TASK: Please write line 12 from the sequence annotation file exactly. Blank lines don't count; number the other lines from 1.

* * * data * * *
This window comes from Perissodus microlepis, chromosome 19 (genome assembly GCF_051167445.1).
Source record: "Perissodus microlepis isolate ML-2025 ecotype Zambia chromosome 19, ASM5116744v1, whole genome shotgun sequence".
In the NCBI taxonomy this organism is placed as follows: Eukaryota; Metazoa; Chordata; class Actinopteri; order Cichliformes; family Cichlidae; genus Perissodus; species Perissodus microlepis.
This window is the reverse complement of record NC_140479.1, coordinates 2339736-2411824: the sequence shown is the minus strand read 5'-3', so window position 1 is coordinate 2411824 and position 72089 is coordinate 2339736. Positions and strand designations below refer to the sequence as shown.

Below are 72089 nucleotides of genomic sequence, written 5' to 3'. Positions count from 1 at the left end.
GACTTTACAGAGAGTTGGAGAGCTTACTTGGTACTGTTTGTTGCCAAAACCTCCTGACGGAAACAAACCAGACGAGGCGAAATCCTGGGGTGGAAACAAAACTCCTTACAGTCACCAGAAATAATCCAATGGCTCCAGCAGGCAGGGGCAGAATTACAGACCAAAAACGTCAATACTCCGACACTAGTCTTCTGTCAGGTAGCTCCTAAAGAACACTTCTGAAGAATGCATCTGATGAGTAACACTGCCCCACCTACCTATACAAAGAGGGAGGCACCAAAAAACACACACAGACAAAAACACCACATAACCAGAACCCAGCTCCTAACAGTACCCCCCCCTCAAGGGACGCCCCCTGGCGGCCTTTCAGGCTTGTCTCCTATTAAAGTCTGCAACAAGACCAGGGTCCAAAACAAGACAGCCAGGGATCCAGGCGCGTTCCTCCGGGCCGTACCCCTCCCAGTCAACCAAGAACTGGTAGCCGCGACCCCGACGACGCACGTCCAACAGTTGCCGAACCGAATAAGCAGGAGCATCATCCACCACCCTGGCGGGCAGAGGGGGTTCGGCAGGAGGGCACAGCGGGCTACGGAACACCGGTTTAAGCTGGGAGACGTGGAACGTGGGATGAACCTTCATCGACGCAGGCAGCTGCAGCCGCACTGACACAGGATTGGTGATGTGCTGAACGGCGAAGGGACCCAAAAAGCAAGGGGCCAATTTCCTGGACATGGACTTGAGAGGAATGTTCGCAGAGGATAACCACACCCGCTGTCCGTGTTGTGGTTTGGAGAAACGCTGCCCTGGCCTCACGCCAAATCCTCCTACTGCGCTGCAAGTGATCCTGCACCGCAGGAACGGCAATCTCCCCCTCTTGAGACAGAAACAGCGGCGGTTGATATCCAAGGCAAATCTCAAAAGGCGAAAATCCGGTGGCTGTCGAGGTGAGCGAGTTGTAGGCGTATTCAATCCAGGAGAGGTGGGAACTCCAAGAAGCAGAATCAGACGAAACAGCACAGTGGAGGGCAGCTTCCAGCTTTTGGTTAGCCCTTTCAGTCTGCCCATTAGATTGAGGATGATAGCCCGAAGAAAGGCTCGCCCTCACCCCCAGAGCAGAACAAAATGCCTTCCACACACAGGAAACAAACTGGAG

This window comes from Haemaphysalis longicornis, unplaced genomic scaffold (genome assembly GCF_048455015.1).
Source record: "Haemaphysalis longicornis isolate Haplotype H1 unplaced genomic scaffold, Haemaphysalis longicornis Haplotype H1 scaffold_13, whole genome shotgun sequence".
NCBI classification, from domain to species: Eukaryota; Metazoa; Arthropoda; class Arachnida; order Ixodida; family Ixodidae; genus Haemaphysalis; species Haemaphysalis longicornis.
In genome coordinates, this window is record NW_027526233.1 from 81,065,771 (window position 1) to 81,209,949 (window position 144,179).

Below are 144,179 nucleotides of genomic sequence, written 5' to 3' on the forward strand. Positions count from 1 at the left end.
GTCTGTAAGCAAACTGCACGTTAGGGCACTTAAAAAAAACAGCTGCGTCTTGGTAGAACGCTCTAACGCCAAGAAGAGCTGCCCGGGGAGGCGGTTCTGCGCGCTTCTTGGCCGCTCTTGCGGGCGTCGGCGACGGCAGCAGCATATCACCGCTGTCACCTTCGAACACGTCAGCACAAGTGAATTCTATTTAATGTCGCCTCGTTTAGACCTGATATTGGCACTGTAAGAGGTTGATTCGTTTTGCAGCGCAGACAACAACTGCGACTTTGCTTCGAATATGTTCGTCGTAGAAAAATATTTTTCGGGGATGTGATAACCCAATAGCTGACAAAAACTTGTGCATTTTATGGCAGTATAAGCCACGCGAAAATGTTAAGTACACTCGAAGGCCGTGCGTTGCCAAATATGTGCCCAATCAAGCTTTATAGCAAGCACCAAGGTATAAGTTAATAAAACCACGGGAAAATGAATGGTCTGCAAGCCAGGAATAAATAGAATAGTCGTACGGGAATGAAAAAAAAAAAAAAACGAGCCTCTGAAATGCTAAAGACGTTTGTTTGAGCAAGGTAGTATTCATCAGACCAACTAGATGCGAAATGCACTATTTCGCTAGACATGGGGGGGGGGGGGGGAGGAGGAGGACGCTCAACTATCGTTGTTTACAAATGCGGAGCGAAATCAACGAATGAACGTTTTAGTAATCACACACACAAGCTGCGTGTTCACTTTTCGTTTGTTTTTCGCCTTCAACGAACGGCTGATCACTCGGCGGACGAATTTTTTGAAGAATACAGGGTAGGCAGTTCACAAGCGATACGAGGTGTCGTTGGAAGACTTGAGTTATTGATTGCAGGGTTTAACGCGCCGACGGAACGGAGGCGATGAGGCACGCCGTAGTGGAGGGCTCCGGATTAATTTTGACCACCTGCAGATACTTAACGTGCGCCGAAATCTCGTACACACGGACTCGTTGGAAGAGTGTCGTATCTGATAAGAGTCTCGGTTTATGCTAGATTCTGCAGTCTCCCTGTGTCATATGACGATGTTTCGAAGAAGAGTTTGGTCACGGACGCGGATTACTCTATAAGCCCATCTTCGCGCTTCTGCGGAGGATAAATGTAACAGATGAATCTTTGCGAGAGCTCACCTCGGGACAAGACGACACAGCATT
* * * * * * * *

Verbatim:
GTCTGTAAGCAAACTGCACGTTAGGGCACTTAAAAAAAACAGCTGCGTCTTGGTAGAACGCTCTAACGCCAAGAAGAGCTGCCCGGGGAGGCGGTTCTGCGCGCTTCTTGGCCGCTCTTGCGGGCGTCGGCGACGGCAGCAGCATATCACCGCTGTCACCTTCGAACACGTCAGCACAAGTGAATTCTATTTAATGTCGCCTCGTTTAGACCTGATATTGGCACTGTAAGAGGTTGATTCGTTTTGCAGCGCAGACAACAACTGCGACTTTGCTTCGAATATGTTCGTCGTAGAAAAATATTTTTCGGGGATGTGATAACCCAATAGCTGACAAAAACTTGTGCATTTTATGGCAGTATAAGCCACGCGAAAATGTTAAGTACACTCGAAGGCCGTGCGTTGCCAAATATGTGCCCAATCAAGCTTTATAGCAAGCACCAAGGTATAAGTTAATAAAACCACGGGAAAATGAATGGTCTGCAAGCCAGGAATAAATAGAATAGTCGTACGGGAATGAAAAAAAAAAAAAAACGAGCCTCTGAAATGCTAAAGACGTTTGTTTGAGCAAGGTAGTATTCATCAGACCAACTAGATGCGAAATGCACTATTTCGCTAGACATGGGGGGGGGGGGGGGAGGAGGAGGACGCTCAACTATCGTTGTTTACAAATGCGGAGCGAAATCAACGAATGAACGTTTTAGTAATCACACACACAAGCTGCGTGTTCACTTTTCGTTTGTTTTTCGCCTTCAACGAACGGCTGATCACTCGGCGGACGAATTTTTTGAAGAATACAGGGTAGGCAGTTCACAAGCGATACGAGGTGTCGTTGGAAGACTTGAGTTATTGATTGCAGGGTTTAACGCGCCGACGGAACGGAGGCGATGAGGCACGCCGTAGTGGAGGGCTCCGGATTAATTTTGACCACCTGCAGATACTTAACGTGCGCCGAAATCTCGTACACACGGACTCGTTGGAAGAGTGTCGTATCTGATAAGAGTCTCGGTTTATGCTAGATTCTGCAGTCTCCCTGTGTCATATGACGATGTTTCGAAGAAGAGTTTGGTCACGGACGCGGATTACTCTATAAGCCCATCTTCGCGCTTCTGCGGAGGATAAATGTAACAGATGAATCTTTGCGAGAGCTCACCTCGGGACAAGACGACACAGCATT